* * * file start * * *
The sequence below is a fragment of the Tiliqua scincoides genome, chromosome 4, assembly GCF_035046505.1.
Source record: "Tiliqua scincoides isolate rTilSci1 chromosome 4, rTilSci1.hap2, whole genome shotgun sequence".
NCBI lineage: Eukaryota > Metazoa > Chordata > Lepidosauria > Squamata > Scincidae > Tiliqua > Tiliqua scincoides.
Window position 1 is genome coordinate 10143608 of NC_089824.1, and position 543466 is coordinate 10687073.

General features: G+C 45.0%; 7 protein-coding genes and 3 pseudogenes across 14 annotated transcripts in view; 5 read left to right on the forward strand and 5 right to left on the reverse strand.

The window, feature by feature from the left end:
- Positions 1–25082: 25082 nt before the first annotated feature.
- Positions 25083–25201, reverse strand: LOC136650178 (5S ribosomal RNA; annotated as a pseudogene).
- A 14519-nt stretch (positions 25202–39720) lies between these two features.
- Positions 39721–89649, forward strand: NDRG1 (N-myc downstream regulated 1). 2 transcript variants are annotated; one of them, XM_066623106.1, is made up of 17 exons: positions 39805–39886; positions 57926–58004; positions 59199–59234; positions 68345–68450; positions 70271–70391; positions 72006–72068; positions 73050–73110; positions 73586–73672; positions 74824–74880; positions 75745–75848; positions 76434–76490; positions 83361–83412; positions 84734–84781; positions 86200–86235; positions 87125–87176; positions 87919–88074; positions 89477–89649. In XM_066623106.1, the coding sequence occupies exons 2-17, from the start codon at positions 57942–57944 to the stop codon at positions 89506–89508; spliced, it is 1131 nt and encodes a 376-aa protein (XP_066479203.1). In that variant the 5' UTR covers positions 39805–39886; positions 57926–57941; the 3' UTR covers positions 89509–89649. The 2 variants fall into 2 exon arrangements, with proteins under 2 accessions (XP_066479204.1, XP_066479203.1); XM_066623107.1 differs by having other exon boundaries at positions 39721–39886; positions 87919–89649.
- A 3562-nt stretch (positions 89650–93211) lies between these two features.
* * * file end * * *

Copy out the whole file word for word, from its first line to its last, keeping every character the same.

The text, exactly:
The sequence below is a fragment of the Tiliqua scincoides genome, chromosome 4, assembly GCF_035046505.1.
Source record: "Tiliqua scincoides isolate rTilSci1 chromosome 4, rTilSci1.hap2, whole genome shotgun sequence".
NCBI lineage: Eukaryota > Metazoa > Chordata > Lepidosauria > Squamata > Scincidae > Tiliqua > Tiliqua scincoides.
Window position 1 is genome coordinate 10143608 of NC_089824.1, and position 543466 is coordinate 10687073.

General features: G+C 45.0%; 7 protein-coding genes and 3 pseudogenes across 14 annotated transcripts in view; 5 read left to right on the forward strand and 5 right to left on the reverse strand.

The window, feature by feature from the left end:
- Positions 1–25082: 25082 nt before the first annotated feature.
- Positions 25083–25201, reverse strand: LOC136650178 (5S ribosomal RNA; annotated as a pseudogene).
- A 14519-nt stretch (positions 25202–39720) lies between these two features.
- Positions 39721–89649, forward strand: NDRG1 (N-myc downstream regulated 1). 2 transcript variants are annotated; one of them, XM_066623106.1, is made up of 17 exons: positions 39805–39886; positions 57926–58004; positions 59199–59234; positions 68345–68450; positions 70271–70391; positions 72006–72068; positions 73050–73110; positions 73586–73672; positions 74824–74880; positions 75745–75848; positions 76434–76490; positions 83361–83412; positions 84734–84781; positions 86200–86235; positions 87125–87176; positions 87919–88074; positions 89477–89649. In XM_066623106.1, the coding sequence occupies exons 2-17, from the start codon at positions 57942–57944 to the stop codon at positions 89506–89508; spliced, it is 1131 nt and encodes a 376-aa protein (XP_066479203.1). In that variant the 5' UTR covers positions 39805–39886; positions 57926–57941; the 3' UTR covers positions 89509–89649. The 2 variants fall into 2 exon arrangements, with proteins under 2 accessions (XP_066479204.1, XP_066479203.1); XM_066623107.1 differs by having other exon boundaries at positions 39721–39886; positions 87919–89649.
- A 3562-nt stretch (positions 89650–93211) lies between these two features.